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By NEELA BANERJEE
Drilling at several natural-gas wells in southwestern Pennsylvania released methane into the atmosphere at rates that were 100 to 1,000 times higher than federal regulators had estimated, new research shows.
Using a plane equipped to measure greenhouse-gas emissions in the air, scientists found that drilling activities at seven well pads in the Marcellus Shale formation emitted 34 grams of methane per second, on average. The Environmental Protection Agency has estimated that such drilling releases between 0.04 grams and 0.30 grams of methane per second.
The study, published in the Proceedings of the National Academy of Sciences, adds to a growing body of research suggesting that the EPA is seriously underestimating methane emissions from oil and gas operations. The agency was expected to issue its analysis of methane emissions from the oil and gas sector, which will give outside experts a chance to assess how well regulators understand the problem.
Carbon dioxide released by the combustion of fossil fuels is the biggest contributor to climate change, but methane — the chief component of natural gas — is 20 to 30 times more potent when it comes to trapping heat in the atmosphere. Methane emissions make up 9 percent of the country’s greenhouse-gas emissions and are on track to increase, according to the White House.
The Pennsylvania study was launched in an effort to understand whether the measurements of airborne methane matched emissions estimates based on readings taken at ground level, the approach the EPA and state regulators have used.
Researchers flew their plane about a kilometer above a 2,800 square kilometer area in southwestern Pennsylvania that included several active natural-gas wells. Over two days in June 2012, they detected 2 grams to 14 grams of methane per second per square kilometer over the entire area. The EPA’s estimate for the area is 2.3 grams to 4.6 grams of methane per second per square kilometer.
Since their upper-end measurements were so much higher than the EPA’s estimates, the researchers attempted to follow the methane plumes back to their sources, said Paul Shepson, an atmospheric chemist at Purdue University who helped lead the study. In some cases, they were able to quantify emissions from individual wells.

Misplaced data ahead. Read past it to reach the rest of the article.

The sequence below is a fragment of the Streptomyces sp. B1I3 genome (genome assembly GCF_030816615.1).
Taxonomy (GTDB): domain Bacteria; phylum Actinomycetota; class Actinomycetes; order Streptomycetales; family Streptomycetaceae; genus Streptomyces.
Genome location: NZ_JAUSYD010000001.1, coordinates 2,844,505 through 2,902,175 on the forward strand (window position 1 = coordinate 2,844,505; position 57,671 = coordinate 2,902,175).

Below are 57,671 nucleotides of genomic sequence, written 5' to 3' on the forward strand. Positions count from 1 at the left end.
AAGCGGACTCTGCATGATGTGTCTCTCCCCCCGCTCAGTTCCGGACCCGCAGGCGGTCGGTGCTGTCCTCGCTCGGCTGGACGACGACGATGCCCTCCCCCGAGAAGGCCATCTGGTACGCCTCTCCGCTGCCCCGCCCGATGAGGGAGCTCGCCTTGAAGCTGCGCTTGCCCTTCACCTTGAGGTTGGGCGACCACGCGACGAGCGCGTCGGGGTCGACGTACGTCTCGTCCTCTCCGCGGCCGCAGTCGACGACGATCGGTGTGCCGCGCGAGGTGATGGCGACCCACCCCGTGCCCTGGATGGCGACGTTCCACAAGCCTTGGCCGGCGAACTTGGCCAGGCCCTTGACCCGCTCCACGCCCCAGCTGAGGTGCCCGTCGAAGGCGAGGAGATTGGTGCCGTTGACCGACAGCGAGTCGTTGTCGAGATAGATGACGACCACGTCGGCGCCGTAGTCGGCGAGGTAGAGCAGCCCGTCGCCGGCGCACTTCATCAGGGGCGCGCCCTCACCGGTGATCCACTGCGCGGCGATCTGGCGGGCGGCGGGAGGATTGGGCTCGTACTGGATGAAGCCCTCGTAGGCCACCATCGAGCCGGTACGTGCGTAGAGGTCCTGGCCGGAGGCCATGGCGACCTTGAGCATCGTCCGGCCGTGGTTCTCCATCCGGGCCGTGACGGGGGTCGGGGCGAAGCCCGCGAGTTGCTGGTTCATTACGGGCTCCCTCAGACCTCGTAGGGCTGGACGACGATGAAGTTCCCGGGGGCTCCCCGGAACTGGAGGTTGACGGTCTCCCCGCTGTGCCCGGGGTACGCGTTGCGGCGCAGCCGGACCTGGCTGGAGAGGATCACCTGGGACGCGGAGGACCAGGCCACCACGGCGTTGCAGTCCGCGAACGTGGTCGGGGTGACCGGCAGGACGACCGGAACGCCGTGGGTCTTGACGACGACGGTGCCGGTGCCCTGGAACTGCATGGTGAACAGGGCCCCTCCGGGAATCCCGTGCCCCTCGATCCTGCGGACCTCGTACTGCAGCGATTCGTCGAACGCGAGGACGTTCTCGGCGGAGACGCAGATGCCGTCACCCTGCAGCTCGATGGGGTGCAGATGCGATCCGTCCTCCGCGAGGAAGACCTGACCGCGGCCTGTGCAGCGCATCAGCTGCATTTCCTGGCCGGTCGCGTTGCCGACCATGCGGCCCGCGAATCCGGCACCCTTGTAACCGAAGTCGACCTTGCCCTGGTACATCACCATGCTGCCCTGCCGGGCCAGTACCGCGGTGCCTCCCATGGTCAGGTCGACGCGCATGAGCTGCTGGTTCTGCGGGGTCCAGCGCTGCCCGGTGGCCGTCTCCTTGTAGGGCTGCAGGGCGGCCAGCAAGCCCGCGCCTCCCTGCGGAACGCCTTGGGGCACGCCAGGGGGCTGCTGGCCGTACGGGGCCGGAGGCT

The researchers determined that the wells leaking the most methane were in the drilling phase, a period that has not been known for high emissions. Experts had thought that methane was more likely to be released during subsequent phases of production, including hydraulic fracturing, well completion or transport through pipelines.
The airborne readings were a snapshot over two days, Shepson cautioned, and further research over a longer period and at other sites is needed to know whether the Pennsylvania measurements are typical.
Much of the natural-gas drilling in southwestern Pennsylvania goes through coal beds, which contain methane that might be leaking out, according to the study. The researchers speculated that underbalanced drilling methods — in which the pressure in the well-bore is lower than the surrounding geology — allows fluids and gases to enter the well-bore and travel to the surface. Energy producers use underbalanced drilling because it allows them to capture valuable supplies of ethane and butane, Shepson said.
The disparity between the researchers’ measurements and the EPA’s data illustrates the limits of the methods used by regulators, Shepson said. The EPA’s approach puts regulators at the mercy of energy companies, which control access to the wells, pipelines, processing plants and compressor stations where methane measurements should be made.
“It’s tough,” Shepson said.
Last year, researchers from Stanford, Harvard and elsewhere reported in PNAS that methane emissions in the continental U.S. might be 50 percent higher than the EPA’s official estimates. Another study by Stanford researchers, published in February in the journal Science, also concluded that the EPA underestimates methane leakage from the natural-gas industry and other sources.